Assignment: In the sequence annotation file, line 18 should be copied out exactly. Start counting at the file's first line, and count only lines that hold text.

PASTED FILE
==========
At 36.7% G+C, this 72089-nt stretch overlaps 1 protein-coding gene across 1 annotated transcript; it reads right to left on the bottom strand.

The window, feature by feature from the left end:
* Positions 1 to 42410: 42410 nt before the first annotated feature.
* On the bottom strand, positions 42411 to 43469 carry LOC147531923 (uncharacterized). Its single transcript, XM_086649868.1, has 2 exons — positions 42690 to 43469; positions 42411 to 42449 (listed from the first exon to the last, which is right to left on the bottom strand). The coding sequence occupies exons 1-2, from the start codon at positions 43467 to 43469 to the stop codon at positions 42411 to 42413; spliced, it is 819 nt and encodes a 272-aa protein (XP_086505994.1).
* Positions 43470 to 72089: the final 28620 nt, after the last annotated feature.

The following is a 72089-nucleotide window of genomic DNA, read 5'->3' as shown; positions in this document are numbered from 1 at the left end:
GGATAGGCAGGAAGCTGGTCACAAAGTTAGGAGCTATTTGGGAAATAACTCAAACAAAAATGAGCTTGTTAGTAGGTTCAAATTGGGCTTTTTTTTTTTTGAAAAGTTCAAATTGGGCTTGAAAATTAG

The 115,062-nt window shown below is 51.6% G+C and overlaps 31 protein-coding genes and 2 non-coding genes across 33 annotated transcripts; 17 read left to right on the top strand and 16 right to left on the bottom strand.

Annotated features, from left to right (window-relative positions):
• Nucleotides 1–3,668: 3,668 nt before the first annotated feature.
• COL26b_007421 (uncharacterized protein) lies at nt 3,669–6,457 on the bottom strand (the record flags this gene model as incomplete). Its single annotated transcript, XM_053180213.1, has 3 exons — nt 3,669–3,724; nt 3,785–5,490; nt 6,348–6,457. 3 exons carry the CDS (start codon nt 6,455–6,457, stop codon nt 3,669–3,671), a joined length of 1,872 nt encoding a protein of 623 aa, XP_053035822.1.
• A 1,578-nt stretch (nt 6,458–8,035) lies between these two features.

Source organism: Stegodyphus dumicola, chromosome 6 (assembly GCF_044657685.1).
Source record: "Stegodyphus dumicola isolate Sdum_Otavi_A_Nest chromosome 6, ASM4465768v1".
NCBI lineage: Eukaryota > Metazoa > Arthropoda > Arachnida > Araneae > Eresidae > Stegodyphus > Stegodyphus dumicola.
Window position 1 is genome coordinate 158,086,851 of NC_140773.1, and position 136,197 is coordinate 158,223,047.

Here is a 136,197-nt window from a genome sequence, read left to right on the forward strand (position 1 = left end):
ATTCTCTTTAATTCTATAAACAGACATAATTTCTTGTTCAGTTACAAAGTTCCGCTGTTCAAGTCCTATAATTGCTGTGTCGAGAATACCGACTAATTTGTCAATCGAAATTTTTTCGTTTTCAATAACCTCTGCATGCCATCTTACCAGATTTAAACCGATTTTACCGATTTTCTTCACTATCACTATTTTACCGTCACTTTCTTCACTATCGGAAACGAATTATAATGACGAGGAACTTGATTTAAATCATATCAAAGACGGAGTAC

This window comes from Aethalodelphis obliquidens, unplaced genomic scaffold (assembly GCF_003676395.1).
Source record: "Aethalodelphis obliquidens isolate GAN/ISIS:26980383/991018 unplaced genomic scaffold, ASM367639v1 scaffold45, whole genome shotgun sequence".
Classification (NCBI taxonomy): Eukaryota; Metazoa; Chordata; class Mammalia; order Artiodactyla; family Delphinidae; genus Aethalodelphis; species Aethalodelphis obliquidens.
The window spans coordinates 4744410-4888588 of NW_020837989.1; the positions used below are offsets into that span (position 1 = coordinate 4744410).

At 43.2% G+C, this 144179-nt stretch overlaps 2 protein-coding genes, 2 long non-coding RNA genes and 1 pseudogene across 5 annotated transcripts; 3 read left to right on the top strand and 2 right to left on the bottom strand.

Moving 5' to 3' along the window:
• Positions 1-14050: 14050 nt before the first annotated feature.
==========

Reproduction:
ATTCTCTTTAATTCTATAAACAGACATAATTTCTTGTTCAGTTACAAAGTTCCGCTGTTCAAGTCCTATAATTGCTGTGTCGAGAATACCGACTAATTTGTCAATCGAAATTTTTTCGTTTTCAATAACCTCTGCATGCCATCTTACCAGATTTAAACCGATTTTACCGATTTTCTTCACTATCACTATTTTACCGTCACTTTCTTCACTATCGGAAACGAATTATAATGACGAGGAACTTGATTTAAATCATATCAAAGACGGAGTAC